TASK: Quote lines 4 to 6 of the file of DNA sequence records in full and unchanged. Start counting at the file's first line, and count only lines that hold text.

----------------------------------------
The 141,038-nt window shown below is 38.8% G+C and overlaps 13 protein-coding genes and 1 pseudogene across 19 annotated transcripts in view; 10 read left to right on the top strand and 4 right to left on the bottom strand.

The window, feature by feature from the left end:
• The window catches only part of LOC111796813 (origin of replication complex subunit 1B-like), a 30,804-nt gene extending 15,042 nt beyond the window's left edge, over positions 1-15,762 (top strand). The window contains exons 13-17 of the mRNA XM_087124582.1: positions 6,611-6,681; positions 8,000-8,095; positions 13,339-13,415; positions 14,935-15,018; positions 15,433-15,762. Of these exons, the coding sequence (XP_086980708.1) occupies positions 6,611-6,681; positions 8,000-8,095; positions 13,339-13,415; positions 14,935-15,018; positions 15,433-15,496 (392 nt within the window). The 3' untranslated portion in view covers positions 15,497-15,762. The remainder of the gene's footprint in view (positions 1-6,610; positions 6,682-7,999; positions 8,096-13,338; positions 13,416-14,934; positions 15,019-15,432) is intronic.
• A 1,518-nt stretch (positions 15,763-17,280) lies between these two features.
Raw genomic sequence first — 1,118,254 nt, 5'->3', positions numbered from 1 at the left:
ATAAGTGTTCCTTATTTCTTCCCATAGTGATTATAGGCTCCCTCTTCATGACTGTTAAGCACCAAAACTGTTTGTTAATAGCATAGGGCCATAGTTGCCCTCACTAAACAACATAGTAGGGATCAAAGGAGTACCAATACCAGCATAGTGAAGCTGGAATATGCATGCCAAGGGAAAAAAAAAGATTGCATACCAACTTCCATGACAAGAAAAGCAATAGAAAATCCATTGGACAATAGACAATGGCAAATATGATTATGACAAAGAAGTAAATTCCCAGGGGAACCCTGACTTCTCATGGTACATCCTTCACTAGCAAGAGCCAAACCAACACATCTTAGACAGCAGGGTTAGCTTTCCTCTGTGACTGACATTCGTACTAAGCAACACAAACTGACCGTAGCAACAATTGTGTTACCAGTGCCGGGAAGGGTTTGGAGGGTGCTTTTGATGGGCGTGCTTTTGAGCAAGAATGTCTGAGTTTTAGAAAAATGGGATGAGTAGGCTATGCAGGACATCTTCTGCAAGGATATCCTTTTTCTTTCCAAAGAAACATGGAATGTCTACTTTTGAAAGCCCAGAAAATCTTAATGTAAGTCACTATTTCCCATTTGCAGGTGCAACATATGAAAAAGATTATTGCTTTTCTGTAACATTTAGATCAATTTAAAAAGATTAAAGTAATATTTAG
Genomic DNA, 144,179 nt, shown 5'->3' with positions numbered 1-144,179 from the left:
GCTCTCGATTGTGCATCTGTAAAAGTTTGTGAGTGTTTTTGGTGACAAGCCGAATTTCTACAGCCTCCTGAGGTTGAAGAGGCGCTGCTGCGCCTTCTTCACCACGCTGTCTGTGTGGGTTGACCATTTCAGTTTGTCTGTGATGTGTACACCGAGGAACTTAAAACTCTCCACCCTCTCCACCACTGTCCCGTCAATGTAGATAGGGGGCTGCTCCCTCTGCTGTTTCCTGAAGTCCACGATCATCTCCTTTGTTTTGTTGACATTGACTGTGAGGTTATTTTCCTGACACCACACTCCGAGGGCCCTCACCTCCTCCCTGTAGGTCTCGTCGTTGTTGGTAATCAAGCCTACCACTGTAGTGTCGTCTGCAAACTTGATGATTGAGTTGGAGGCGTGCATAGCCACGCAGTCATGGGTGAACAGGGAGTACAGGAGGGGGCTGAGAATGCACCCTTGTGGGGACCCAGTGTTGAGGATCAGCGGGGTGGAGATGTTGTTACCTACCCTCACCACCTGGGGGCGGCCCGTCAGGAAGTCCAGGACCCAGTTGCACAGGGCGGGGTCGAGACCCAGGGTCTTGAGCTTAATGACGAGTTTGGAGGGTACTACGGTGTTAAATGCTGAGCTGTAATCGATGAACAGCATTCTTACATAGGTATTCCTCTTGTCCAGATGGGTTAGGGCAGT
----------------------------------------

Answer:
• A 1,518-nt stretch (positions 15,763-17,280) lies between these two features.
Raw genomic sequence first — 1,118,254 nt, 5'->3', positions numbered from 1 at the left:
ATAAGTGTTCCTTATTTCTTCCCATAGTGATTATAGGCTCCCTCTTCATGACTGTTAAGCACCAAAACTGTTTGTTAATAGCATAGGGCCATAGTTGCCCTCACTAAACAACATAGTAGGGATCAAAGGAGTACCAATACCAGCATAGTGAAGCTGGAATATGCATGCCAAGGGAAAAAAAAAGATTGCATACCAACTTCCATGACAAGAAAAGCAATAGAAAATCCATTGGACAATAGACAATGGCAAATATGATTATGACAAAGAAGTAAATTCCCAGGGGAACCCTGACTTCTCATGGTACATCCTTCACTAGCAAGAGCCAAACCAACACATCTTAGACAGCAGGGTTAGCTTTCCTCTGTGACTGACATTCGTACTAAGCAACACAAACTGACCGTAGCAACAATTGTGTTACCAGTGCCGGGAAGGGTTTGGAGGGTGCTTTTGATGGGCGTGCTTTTGAGCAAGAATGTCTGAGTTTTAGAAAAATGGGATGAGTAGGCTATGCAGGACATCTTCTGCAAGGATATCCTTTTTCTTTCCAAAGAAACATGGAATGTCTACTTTTGAAAGCCCAGAAAATCTTAATGTAAGTCACTATTTCCCATTTGCAGGTGCAACATATGAAAAAGATTATTGCTTTTCTGTAACATTTAGATCAATTTAAAAAGATTAAAGTAATATTTAG